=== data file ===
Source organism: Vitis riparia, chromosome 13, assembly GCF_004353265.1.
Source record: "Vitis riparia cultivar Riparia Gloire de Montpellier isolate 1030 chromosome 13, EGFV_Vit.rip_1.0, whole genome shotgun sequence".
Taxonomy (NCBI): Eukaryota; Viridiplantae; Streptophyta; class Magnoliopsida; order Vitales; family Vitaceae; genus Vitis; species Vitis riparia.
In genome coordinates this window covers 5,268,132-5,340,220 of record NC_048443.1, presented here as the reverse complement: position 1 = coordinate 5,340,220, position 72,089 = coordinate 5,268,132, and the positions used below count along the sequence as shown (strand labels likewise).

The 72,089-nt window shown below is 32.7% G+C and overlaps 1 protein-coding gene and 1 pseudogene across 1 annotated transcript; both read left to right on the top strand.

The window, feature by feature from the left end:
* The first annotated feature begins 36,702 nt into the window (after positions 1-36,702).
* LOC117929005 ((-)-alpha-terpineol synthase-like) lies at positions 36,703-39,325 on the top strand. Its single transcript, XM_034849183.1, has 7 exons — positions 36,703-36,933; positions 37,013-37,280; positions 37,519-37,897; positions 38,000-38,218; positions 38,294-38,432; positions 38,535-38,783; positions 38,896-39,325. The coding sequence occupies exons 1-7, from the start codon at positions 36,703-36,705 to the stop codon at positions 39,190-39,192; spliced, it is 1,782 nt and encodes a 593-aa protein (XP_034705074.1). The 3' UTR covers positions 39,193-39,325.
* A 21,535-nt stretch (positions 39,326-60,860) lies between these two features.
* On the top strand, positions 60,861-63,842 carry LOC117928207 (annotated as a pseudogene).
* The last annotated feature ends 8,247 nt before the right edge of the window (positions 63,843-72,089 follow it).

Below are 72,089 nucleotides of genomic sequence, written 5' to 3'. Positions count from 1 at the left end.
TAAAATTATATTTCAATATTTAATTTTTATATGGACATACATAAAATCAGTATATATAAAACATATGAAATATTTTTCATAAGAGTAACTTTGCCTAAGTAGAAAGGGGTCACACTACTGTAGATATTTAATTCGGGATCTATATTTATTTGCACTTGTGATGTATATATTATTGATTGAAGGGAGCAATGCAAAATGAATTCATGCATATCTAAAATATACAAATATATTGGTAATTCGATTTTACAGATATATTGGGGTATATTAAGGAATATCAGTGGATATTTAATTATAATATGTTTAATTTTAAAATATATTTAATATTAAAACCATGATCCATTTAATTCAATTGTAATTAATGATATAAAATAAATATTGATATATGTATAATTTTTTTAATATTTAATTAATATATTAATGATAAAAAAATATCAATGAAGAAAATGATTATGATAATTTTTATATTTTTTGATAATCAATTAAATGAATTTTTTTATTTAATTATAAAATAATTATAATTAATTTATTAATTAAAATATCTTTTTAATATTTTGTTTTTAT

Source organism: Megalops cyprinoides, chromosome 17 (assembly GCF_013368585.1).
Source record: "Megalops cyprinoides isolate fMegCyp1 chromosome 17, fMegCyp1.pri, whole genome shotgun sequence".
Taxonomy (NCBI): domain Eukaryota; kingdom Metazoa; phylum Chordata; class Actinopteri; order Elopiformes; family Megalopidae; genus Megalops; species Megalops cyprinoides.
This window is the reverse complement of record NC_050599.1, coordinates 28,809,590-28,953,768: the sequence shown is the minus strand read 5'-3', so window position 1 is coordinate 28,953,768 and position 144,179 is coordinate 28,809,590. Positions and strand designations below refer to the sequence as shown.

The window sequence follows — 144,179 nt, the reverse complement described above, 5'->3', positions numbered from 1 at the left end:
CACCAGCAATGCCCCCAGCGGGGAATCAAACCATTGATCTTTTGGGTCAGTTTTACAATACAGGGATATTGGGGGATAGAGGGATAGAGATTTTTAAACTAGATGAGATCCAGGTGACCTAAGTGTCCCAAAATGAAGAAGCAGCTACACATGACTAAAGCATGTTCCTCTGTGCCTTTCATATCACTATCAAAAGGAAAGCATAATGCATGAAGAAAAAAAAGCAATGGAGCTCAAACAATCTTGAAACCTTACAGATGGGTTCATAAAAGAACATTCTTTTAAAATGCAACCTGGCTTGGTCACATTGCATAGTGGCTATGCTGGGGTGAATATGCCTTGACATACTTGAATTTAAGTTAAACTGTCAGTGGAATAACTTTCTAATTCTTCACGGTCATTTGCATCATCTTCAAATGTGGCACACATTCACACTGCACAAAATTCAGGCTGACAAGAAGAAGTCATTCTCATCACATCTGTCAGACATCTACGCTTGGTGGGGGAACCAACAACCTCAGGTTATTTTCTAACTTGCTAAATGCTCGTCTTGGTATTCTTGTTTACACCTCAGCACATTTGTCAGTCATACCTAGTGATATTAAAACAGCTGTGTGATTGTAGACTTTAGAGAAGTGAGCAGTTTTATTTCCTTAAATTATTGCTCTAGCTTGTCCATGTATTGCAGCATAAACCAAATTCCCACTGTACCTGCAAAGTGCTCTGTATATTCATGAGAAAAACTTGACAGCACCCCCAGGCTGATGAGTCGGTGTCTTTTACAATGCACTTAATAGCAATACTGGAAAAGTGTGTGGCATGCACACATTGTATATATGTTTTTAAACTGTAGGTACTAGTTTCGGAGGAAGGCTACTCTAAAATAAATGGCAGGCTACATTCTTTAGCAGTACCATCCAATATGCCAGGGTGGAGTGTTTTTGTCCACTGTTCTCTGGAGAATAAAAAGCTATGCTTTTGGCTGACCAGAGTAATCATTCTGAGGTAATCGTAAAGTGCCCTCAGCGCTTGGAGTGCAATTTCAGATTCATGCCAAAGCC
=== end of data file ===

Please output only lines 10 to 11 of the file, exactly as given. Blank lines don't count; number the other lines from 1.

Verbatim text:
* On the top strand, positions 60,861-63,842 carry LOC117928207 (annotated as a pseudogene).
* The last annotated feature ends 8,247 nt before the right edge of the window (positions 63,843-72,089 follow it).